The one aspect of the Mark Richt discussion that has bothered me has been the fact that I have a natural revulsion to people overreacting to the last piece of evidence. Way too much commentary focuses on whichever team is doing well at a particular moment as if the current moment is a totally accurate representation of the entities being evaluated. A good example of this is the treatment of Kirk Ferentz. When Iowa was very good from 2002-04, he was seen as one of the best coaches in college football. When Iowa swooned in 2006 and 2007, he was seen as damaged goods, a guy who had been found out. (I'll admit to being one of the people who reached this conclusion.) Now that Iowa is good again, he is again seen as a good coach.
When we're evaluating coaches, we need to be careful to distinguish between trends and natural oscillations. College football traffics in small sample sizes. The scarcity of product is one of the reasons why we love it so much. Those small sample sizes mean that it's hard to make definitive judgments when we could be looking at the result of random blips or correctable problems. Maybe a coach suffers for a few years because he brings in a bad crop of players (or a good group that is led astray by a few bad apples). Maybe a coach has a period in which the rest of the league catches up to what he's doing, but his next innovation to put his team ahead of the curve is right around the corner.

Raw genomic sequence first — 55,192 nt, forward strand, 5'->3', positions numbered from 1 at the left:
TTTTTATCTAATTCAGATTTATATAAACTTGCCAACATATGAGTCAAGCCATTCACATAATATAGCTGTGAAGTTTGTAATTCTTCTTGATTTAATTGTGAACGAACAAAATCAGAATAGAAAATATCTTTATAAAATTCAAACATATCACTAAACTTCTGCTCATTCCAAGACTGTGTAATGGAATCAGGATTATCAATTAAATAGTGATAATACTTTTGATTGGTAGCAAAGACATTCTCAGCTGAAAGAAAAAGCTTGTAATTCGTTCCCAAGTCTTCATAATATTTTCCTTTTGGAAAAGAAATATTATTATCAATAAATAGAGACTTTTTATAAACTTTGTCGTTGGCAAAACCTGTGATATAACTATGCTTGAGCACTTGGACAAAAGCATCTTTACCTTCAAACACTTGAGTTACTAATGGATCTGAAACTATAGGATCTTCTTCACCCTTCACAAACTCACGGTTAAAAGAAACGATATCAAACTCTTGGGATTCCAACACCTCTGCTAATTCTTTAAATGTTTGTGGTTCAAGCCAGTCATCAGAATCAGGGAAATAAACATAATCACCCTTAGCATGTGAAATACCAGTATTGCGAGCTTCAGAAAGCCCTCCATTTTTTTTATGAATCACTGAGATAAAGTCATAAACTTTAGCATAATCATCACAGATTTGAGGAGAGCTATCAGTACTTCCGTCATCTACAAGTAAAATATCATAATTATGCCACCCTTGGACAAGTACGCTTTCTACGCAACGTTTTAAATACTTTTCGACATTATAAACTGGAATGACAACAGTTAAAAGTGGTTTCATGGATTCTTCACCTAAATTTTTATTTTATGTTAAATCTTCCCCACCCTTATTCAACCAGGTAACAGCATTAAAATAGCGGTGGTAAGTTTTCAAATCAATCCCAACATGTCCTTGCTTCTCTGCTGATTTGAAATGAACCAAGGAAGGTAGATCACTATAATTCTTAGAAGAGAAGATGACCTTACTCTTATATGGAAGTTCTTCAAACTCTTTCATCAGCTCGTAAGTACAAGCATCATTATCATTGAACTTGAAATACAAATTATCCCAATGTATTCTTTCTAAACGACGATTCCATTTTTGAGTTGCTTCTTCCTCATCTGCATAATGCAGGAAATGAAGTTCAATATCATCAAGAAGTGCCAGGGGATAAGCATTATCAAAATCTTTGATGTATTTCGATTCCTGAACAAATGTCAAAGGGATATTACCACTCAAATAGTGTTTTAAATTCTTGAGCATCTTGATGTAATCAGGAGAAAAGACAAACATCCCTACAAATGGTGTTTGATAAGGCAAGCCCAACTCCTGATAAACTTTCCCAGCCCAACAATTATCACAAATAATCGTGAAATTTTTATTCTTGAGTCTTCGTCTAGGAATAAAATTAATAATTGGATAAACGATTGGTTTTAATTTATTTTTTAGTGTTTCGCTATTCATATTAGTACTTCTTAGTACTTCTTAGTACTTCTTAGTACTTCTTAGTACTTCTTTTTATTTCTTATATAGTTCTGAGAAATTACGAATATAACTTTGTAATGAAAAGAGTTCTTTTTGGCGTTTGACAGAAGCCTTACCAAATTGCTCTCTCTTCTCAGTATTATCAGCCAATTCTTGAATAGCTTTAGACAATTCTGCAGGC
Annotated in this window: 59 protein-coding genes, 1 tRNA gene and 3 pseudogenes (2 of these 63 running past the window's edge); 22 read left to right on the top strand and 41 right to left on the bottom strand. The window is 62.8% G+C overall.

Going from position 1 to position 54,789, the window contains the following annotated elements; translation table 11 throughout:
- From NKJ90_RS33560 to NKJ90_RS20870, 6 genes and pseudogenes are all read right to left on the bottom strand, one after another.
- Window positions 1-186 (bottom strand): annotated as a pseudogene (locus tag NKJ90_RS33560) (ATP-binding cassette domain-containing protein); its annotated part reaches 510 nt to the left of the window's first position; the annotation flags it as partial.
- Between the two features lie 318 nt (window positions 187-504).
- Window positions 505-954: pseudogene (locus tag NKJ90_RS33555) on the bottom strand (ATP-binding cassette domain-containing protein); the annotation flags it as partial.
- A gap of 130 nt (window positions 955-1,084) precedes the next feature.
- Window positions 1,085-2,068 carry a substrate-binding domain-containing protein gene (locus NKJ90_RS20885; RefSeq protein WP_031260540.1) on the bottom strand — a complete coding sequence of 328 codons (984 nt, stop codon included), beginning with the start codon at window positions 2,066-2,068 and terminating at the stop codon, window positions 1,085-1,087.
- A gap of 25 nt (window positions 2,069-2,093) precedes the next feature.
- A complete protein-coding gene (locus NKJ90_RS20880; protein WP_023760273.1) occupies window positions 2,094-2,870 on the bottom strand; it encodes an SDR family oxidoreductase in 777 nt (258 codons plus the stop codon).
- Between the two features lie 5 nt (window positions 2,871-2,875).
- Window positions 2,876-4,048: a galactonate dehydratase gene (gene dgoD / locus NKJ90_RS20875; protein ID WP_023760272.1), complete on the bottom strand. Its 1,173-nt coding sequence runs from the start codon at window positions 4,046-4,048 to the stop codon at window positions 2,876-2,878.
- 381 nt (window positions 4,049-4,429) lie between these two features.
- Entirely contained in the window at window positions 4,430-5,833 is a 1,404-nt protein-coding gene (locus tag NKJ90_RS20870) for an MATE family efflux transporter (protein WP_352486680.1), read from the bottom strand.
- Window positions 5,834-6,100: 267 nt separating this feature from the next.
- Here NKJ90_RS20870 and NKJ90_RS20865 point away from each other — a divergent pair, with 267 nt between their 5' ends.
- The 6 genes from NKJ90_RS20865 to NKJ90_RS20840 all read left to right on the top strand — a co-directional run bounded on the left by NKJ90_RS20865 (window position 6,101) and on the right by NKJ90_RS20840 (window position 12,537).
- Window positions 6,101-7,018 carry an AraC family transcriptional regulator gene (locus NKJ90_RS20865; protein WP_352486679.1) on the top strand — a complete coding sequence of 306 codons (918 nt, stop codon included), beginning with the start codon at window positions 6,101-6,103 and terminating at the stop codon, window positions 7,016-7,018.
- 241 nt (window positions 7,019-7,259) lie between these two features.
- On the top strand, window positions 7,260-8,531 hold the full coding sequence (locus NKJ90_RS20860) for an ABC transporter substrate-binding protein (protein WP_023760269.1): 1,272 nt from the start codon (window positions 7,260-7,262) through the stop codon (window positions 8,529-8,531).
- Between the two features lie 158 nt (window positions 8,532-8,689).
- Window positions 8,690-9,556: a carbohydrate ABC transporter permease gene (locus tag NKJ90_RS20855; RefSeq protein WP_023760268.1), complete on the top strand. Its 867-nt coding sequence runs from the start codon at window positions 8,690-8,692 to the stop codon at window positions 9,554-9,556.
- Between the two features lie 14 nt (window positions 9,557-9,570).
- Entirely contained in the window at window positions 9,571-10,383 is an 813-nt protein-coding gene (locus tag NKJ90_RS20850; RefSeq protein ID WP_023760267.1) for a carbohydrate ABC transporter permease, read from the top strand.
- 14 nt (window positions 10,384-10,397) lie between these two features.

In Richt's case, I think we're seeing more than a natural oscillation in Georgia's fortune. With the exception of a half a season in 2007, we're looking at a five-year trend of relatively poor results. The numerous off-field issues speak to a team that doesn't seem like it respects or fears the coach. I don't put a lot of faith in Richt and Bobo to have any big ideas on offense coming up on the horizon. That said, I'm willing to acknowledge that I may be wrong about Richt and that things might be on the upswing with the inevitable turnover of the roster (maybe Richt has different priorities in recruiting now?) and a better defensive coordinator. In short, this stuff isn't as simple as "2-7 in the SEC! Fire him!"